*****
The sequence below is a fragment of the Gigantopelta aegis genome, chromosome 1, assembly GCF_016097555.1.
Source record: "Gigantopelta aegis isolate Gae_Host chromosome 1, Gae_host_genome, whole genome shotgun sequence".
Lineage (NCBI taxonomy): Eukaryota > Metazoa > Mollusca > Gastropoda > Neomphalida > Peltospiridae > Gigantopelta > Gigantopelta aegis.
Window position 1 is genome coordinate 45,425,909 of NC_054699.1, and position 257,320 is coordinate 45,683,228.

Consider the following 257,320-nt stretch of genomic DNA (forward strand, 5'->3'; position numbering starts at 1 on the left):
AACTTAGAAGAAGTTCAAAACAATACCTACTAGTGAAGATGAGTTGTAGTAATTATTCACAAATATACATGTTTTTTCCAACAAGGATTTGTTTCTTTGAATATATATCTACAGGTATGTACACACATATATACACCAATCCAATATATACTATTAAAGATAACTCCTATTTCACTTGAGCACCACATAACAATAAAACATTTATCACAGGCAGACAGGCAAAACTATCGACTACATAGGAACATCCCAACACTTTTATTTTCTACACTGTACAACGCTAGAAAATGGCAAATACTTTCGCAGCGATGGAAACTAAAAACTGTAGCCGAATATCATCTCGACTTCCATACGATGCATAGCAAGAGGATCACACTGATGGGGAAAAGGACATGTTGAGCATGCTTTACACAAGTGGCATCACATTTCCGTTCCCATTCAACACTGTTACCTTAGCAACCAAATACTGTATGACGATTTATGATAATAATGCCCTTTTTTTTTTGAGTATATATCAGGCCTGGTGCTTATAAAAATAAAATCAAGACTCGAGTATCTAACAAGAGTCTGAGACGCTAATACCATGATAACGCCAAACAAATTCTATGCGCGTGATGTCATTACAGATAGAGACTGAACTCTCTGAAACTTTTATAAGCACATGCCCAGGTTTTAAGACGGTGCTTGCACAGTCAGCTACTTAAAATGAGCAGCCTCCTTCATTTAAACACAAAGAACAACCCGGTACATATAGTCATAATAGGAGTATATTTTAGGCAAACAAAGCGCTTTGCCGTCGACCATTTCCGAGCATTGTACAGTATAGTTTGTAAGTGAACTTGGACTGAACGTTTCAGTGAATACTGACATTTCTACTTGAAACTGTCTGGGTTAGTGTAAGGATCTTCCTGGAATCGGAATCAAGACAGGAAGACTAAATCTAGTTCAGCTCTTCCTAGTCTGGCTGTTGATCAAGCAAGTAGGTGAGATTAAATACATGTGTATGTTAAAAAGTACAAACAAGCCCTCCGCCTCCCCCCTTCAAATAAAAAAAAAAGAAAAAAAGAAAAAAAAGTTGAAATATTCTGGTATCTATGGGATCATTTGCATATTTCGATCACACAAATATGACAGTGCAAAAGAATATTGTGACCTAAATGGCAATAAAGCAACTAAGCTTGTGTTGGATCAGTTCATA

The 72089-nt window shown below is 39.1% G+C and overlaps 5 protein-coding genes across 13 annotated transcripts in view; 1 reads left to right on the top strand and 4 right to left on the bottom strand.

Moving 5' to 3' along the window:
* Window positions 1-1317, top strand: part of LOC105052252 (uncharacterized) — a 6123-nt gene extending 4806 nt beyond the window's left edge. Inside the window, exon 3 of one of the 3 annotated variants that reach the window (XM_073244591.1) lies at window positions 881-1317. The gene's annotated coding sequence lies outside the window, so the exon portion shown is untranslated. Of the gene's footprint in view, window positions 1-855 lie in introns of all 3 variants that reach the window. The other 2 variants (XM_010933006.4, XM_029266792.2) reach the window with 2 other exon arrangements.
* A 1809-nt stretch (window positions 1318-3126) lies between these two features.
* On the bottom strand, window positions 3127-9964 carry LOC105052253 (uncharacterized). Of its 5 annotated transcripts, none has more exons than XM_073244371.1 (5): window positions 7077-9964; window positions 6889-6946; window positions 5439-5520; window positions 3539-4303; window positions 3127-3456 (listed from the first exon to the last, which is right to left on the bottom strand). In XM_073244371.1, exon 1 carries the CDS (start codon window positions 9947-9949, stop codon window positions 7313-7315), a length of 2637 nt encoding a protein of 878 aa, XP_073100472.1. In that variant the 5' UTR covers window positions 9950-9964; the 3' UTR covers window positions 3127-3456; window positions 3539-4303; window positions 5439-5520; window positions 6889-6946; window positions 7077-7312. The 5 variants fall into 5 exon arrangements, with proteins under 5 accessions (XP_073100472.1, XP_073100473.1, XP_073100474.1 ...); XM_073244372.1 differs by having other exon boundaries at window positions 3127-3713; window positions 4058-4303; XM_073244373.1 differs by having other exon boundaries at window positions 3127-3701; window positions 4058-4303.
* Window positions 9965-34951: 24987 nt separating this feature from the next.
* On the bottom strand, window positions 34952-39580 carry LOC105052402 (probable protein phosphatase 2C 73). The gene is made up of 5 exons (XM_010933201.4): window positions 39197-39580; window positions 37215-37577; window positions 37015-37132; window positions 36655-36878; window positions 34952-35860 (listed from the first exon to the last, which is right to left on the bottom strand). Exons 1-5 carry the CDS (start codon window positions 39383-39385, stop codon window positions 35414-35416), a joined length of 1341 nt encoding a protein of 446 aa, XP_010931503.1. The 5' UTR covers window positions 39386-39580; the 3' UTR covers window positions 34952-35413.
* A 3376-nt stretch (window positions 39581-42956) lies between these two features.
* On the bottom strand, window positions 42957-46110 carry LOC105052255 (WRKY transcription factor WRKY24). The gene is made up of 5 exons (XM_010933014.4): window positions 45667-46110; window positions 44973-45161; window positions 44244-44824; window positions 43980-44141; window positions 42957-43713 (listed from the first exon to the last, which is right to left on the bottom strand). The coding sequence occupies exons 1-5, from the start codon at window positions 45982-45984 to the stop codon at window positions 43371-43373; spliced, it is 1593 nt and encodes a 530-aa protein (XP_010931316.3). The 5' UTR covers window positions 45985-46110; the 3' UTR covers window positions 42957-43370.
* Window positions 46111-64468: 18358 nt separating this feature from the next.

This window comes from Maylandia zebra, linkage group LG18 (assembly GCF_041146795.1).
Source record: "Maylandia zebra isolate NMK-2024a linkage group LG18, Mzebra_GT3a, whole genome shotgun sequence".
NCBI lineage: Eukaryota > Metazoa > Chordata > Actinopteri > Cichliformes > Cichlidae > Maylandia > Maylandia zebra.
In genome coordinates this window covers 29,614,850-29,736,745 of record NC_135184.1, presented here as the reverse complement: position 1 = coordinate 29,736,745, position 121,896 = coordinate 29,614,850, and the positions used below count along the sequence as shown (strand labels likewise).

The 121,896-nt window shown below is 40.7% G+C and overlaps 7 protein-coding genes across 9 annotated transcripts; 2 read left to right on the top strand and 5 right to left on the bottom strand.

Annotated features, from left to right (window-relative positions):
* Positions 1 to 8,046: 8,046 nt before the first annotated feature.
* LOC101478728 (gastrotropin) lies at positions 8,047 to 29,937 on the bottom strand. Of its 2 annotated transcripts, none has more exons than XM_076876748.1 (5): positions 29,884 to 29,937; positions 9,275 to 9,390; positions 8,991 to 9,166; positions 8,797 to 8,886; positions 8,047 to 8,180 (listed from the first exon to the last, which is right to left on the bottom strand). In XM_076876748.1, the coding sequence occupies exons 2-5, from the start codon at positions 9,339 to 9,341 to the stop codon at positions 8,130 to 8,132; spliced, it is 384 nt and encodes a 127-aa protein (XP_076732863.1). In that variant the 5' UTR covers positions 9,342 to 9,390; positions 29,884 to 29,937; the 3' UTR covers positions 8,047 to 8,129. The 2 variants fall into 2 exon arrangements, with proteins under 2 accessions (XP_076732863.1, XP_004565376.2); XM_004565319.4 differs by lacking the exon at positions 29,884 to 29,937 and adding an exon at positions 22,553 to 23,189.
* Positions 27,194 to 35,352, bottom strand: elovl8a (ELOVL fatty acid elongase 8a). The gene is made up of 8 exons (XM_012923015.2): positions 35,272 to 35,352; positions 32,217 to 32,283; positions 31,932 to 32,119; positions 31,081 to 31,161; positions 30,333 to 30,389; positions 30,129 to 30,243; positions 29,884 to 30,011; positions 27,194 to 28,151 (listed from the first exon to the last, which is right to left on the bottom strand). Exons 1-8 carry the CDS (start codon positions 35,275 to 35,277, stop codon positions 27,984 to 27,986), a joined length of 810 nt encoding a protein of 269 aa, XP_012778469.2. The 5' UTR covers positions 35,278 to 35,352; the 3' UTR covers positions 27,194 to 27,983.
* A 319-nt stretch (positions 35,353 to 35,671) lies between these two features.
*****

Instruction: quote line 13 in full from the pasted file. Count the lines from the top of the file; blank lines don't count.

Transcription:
* On the bottom strand, window positions 34952-39580 carry LOC105052402 (probable protein phosphatase 2C 73). The gene is made up of 5 exons (XM_010933201.4): window positions 39197-39580; window positions 37215-37577; window positions 37015-37132; window positions 36655-36878; window positions 34952-35860 (listed from the first exon to the last, which is right to left on the bottom strand). Exons 1-5 carry the CDS (start codon window positions 39383-39385, stop codon window positions 35414-35416), a joined length of 1341 nt encoding a protein of 446 aa, XP_010931503.1. The 5' UTR covers window positions 39386-39580; the 3' UTR covers window positions 34952-35413.